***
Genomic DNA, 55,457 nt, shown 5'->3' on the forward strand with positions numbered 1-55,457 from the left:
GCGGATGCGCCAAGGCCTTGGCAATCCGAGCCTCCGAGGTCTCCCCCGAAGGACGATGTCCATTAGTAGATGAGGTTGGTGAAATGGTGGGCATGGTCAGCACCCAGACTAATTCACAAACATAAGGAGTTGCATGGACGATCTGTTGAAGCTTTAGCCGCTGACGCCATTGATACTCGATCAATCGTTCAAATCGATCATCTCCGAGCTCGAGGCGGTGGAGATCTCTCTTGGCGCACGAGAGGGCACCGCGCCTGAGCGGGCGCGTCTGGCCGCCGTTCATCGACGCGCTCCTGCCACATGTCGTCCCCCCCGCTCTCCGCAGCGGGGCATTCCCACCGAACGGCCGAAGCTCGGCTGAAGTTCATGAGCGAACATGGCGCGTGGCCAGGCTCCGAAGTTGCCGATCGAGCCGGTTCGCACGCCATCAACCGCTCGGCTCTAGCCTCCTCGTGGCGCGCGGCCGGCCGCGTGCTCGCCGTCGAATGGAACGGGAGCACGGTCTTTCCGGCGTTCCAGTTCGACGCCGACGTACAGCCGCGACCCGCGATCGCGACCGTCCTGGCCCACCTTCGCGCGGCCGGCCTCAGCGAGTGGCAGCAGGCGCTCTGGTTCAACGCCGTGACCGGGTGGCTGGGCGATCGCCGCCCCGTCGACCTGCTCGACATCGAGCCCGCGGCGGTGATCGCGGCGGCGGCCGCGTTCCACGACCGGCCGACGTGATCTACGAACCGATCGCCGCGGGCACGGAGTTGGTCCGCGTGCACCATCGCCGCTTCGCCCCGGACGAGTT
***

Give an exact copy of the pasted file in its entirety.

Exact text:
Genomic DNA, 55,457 nt, shown 5'->3' on the forward strand with positions numbered 1-55,457 from the left:
GCGGATGCGCCAAGGCCTTGGCAATCCGAGCCTCCGAGGTCTCCCCCGAAGGACGATGTCCATTAGTAGATGAGGTTGGTGAAATGGTGGGCATGGTCAGCACCCAGACTAATTCACAAACATAAGGAGTTGCATGGACGATCTGTTGAAGCTTTAGCCGCTGACGCCATTGATACTCGATCAATCGTTCAAATCGATCATCTCCGAGCTCGAGGCGGTGGAGATCTCTCTTGGCGCACGAGAGGGCACCGCGCCTGAGCGGGCGCGTCTGGCCGCCGTTCATCGACGCGCTCCTGCCACATGTCGTCCCCCCCGCTCTCCGCAGCGGGGCATTCCCACCGAACGGCCGAAGCTCGGCTGAAGTTCATGAGCGAACATGGCGCGTGGCCAGGCTCCGAAGTTGCCGATCGAGCCGGTTCGCACGCCATCAACCGCTCGGCTCTAGCCTCCTCGTGGCGCGCGGCCGGCCGCGTGCTCGCCGTCGAATGGAACGGGAGCACGGTCTTTCCGGCGTTCCAGTTCGACGCCGACGTACAGCCGCGACCCGCGATCGCGACCGTCCTGGCCCACCTTCGCGCGGCCGGCCTCAGCGAGTGGCAGCAGGCGCTCTGGTTCAACGCCGTGACCGGGTGGCTGGGCGATCGCCGCCCCGTCGACCTGCTCGACATCGAGCCCGCGGCGGTGATCGCGGCGGCGGCCGCGTTCCACGACCGGCCGACGTGATCTACGAACCGATCGCCGCGGGCACGGAGTTGGTCCGCGTGCACCATCGCCGCTTCGCCCCGGACGAGTT